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Access denied! Na na na NA na!

So, a week ago, I had my first MRI. I operated under the assumption that the hospital's outpatient MRI staff would forward the results to my doctor, and that my doctor would call me to tell me if there was anything wrong. But it's been a week, so I got curious.

One of the advantages (minor, I'll grant you) of getting an MRI where I work is that I know how to look me up in the system. Golly, there's my medical record! And wouldja look? I had an MRI last week. Let's see if the results are posted! Gosh, they are! Hey, I have a meniscal tear in my left knee, just like my orthopedist thought it could be! Hmm...

With that knowledge in hand (literally, because I printed it), I calld my orthopod's office. I took the lesser of the evil electronic choices in their IVR system and got an operator. I explained that I'd seen the doctor last week, gotten an MRI, and was wondering if the doctor had the results. The conversation went something like this:

"You have to make an appointment."
"I do?"
"The doctor will need to discuss the results with you. You need an appointment."
*mental shrug* "Okay, give my call to the people who make appointments."

I expect this is part of this office's cunning plan to extract as much money out of my insurance company as possible. After all, if they don't see me, they can't charge for a visit. It's more cost effective for them to be able to get $ from my coverage than to simply say, "Yeah, we've seen the report. You need surgery. We recommend Doctor So-and-So...he's a good surgeon." 'cuz that's what this visit is going to be. Remember, I had the results in hand. I have no proof that they do...it could be that the smartest thing to do (in case they don't have the results) is to bring them with me so I can prevent one appointment from turning into two.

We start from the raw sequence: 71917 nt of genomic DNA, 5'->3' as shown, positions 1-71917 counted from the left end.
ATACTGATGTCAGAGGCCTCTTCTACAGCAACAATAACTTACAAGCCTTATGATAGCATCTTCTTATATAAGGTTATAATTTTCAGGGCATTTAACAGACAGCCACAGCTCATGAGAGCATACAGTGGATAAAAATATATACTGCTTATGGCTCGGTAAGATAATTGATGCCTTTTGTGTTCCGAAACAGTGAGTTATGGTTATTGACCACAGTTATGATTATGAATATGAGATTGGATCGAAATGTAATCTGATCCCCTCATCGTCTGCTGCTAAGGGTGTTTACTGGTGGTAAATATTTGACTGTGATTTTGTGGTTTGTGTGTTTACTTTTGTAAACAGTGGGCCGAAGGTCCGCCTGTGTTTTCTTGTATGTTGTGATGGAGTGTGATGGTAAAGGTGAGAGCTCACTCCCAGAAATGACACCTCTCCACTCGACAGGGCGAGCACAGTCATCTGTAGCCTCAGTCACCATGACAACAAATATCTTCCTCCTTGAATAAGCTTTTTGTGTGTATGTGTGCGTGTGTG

Guess I won't be trying out for professional sports any time soon. Unless, of course, it's professional eating. *grin*


Aug. 17th, 2005 09:25 am (UTC)
Bill Clinton.


Oh, I didn't believe that it was uncommon. I even don't have a problem with there being a reason for it, and I'm happier if it's a legitimate reason. Would it have been so hard for them to be able to explain what that reason was? I wasn't even given a chance to get my question ("Did you get my MRI record?") answered.
Aug. 17th, 2005 11:55 pm (UTC)

Interesting. With my GP, I can not only find out if they got my results, in most cases he has already written a post-it note about it that I can get read out to me over the phone; at least when it's simple like "everything was normal on the blood test" (sometimes the note just says "you have to come in to discuss this", though).

(Even though my current GP is male - and I've been going to him for about a decade now - I think I've actually been to more female GPs than male.)